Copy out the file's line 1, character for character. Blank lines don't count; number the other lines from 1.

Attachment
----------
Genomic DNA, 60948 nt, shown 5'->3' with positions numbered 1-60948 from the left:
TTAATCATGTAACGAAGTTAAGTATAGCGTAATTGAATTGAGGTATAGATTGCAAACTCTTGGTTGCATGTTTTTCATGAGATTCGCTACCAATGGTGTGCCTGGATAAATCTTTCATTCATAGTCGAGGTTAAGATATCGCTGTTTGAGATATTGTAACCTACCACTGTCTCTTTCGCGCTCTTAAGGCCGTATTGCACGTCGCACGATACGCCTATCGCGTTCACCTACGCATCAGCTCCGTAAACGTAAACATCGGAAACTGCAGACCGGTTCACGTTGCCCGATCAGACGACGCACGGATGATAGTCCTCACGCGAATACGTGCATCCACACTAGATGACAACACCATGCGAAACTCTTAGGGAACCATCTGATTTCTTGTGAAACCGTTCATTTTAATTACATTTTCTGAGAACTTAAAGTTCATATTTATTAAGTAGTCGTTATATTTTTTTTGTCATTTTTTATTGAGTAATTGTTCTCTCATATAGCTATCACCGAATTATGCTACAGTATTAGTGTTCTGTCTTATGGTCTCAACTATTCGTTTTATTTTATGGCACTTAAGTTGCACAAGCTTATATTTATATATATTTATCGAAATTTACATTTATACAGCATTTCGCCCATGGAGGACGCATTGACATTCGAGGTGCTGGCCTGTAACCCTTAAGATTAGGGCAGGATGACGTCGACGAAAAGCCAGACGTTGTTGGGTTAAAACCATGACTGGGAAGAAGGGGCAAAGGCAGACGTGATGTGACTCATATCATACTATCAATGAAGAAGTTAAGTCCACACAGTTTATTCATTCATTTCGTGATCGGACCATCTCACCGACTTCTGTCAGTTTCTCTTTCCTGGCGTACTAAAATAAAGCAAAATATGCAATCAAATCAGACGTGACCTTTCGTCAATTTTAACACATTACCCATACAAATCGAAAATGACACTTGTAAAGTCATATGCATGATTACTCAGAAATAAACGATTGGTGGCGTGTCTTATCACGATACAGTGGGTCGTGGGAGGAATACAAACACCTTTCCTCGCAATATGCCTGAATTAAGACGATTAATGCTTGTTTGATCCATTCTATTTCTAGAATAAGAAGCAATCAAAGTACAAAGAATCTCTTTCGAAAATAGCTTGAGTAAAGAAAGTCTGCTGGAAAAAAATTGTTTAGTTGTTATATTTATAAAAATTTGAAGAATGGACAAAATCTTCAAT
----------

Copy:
Genomic DNA, 60948 nt, shown 5'->3' with positions numbered 1-60948 from the left: